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Biology LibreTexts

11.1B: Overview of Human-Microbial Reactions

  • Page ID
    11704
  • LEARNING OBJECTIVES

    • Outline the relationships between humans and microbes: non-pathogenic and pathogenic

    The Human Microbiome Project

    The Human Microbiome Project (HMP) is a United States National Institutes of Health initiative aimed at identifying and characterizing the microorganisms which are found in association with both healthy and diseased humans.

    image

    Bacteria commonly found in and on humans: This is a depiction of the human body and bacteria that predominates throughout it.

    Total microbial cells found in association with humans may exceed the total number of cells making up the human body by a factor of ten-to-one. The total number of genes associated with the human microbiome could exceed the total number of human genes by a factor of 100-to-one.

    Organisms expected to be found in the human microbiome may generally be categorized as bacteria (the majority), archaea, yeasts, and single-celled eukaryotes as well as various helminth parasites and viruses, such as those that infect cellular microbiome organisms.

    The HMP project discovered several “surprises”, including:

    • Bacterial protein -coding genes are estimated as 360 times more abundant than human genes.
    • Microbial metabolic activities, for example, digestion of fats, are not always provided by the same bacterial species.
    • Components of the human microbiome change over time, affected by a patient disease state and medication.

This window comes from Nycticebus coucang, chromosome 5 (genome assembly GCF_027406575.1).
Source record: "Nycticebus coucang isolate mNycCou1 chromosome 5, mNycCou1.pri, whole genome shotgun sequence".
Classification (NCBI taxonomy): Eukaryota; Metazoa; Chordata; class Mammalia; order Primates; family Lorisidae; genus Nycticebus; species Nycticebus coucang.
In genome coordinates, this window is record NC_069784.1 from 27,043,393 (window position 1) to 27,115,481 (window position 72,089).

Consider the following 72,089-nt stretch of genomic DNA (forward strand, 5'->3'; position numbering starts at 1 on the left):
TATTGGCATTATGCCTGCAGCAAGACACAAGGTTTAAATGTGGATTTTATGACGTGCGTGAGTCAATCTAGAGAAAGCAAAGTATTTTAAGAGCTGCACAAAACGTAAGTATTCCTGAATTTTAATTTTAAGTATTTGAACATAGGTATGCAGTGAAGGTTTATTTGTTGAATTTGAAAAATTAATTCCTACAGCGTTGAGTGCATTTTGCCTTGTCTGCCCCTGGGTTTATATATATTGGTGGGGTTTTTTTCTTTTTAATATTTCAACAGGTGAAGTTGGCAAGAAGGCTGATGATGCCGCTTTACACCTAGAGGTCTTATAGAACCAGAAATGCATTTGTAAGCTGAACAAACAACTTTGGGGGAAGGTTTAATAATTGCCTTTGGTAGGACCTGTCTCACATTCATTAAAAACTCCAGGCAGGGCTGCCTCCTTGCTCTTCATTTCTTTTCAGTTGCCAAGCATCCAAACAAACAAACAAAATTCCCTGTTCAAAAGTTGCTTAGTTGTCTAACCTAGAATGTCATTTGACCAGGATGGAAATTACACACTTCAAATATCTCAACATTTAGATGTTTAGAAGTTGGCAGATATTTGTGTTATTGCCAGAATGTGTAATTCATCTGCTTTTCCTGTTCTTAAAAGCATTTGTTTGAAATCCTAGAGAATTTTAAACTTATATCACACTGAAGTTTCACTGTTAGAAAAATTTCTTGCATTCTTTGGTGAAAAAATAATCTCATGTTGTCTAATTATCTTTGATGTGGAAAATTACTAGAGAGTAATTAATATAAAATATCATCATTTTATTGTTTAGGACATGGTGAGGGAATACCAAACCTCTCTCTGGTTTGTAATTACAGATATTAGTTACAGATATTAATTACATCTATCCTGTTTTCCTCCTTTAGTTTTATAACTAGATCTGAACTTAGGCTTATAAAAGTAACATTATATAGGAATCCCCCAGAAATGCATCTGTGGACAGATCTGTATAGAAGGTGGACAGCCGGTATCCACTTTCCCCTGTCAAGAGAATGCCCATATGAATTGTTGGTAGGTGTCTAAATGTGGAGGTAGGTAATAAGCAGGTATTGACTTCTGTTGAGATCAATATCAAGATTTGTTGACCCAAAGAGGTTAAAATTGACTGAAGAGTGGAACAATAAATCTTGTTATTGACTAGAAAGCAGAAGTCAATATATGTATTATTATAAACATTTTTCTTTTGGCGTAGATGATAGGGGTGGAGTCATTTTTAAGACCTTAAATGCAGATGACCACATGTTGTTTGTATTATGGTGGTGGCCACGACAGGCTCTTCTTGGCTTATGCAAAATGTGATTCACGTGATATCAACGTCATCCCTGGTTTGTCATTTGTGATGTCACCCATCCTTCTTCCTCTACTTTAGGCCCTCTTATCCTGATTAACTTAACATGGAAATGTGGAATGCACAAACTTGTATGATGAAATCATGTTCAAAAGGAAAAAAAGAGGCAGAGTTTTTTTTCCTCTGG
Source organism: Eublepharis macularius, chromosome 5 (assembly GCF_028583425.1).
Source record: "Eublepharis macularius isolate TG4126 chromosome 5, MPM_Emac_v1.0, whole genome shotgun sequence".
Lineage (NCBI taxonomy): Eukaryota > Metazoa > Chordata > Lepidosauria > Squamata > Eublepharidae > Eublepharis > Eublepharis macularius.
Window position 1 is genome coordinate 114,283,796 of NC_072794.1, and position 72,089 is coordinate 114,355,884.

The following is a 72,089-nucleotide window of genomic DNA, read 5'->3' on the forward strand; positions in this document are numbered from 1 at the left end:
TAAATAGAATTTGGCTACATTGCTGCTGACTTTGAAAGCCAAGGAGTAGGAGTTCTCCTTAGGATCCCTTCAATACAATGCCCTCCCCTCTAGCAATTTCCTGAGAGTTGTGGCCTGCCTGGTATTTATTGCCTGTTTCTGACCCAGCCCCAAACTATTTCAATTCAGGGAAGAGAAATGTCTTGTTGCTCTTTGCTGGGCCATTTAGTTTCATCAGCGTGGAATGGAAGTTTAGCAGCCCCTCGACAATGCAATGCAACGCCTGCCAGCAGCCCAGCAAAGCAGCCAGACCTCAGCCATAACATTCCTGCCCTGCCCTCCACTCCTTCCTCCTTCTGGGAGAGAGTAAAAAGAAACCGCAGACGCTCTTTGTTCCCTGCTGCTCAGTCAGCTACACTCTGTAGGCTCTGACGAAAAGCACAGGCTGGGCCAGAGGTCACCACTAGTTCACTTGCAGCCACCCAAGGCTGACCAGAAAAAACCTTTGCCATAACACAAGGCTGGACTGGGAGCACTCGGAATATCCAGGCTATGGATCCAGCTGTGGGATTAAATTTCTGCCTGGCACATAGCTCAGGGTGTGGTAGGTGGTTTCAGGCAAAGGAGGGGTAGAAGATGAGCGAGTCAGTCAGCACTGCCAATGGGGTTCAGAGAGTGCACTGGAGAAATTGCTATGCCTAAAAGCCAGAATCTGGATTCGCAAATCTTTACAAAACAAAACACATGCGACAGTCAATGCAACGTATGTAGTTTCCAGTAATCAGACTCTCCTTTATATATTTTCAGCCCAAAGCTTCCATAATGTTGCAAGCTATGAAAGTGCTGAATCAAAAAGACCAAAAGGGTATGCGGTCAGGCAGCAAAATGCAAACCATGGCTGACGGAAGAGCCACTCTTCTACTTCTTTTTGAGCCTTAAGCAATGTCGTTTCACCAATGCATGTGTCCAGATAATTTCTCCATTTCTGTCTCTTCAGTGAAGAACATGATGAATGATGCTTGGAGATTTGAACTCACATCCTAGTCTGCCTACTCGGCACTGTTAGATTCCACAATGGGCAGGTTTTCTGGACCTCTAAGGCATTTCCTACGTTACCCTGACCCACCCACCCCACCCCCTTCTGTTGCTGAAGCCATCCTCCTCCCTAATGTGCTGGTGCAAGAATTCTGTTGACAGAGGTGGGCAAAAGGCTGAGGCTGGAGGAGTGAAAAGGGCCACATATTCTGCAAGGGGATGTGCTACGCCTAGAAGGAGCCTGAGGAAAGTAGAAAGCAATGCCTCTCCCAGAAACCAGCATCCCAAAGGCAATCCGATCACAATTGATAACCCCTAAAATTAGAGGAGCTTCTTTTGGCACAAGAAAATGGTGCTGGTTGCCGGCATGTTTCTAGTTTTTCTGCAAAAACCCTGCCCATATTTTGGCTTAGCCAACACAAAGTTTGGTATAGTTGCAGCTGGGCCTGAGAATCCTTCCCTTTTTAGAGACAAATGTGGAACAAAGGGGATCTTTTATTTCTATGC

Examples of Non-pathogenic Interactions

    Gut flora consists of microorganisms that live in the digestive tracts of animals and is the largest reservoir of human flora. The human body, consisting of about 10 trillion cells, carries about ten times as many microorganisms in the intestines. The metabolic activities performed by these bacteria resemble those of an organ, leading some to liken gut bacteria to a “forgotten” organ.

    Bacteria make up most of the flora in the colon and up to 60% of the dry mass of feces. Between 300 and 1000 different species live in the gut. It is probable that 99% of the bacteria come from about 30 or 40 species. Fungi and protozoa also make up a part of the gut flora, but little is known about their activities.

    The relationship between gut flora and humans is thought to be not merely commensal, but rather a mutualistic relationship. Though people can survive without gut flora, the microorganisms perform a host of useful functions, such as fermenting unused energy substrates, training the immune system, preventing growth of harmful, pathogenic bacteria, regulating the development of the gut, producing vitamins for the host, and producing hormones to direct the host to store fats. In certain conditions, some species can cause disease by producing infection or increasing the host’s cancer risk.

    The skin microbiota are composed mostly of bacteria of which there are around 1000 species upon human skin from 19 phyla. The total number of bacteria on an average human has been estimated at 1012.

    Skin flora are usually non-pathogenic and either commensal or mutualistic. The benefits of bacteria include preventing transient pathogenic organisms from colonizing the skin surface, either by competing for nutrients, secreting chemicals against them, or stimulating the skin’s immune system. Resident microbes can cause skin diseases and enter the blood system creating life-threatening diseases particularly in immunosuppressed people.

    Pathogenic Interactions

    Among the almost infinite varieties of microorganisms, relatively few cause disease in otherwise healthy individuals. Infectious disease results from the interplay between those few pathogens and the defenses of the hosts they infect. Infectious diseases comprise clinically evident illness resulting from the infection, and the presence and growth of pathogenic biological agents in an individual host organism. Infectious pathogens include some viruses, bacteria, fungi, protozoa, multicellular parasites, and aberrant proteins known as prions. Primary pathogens cause disease as a result of their presence or activity within the normal, healthy host. Their intrinsic virulence is due to their need to reproduce and spread.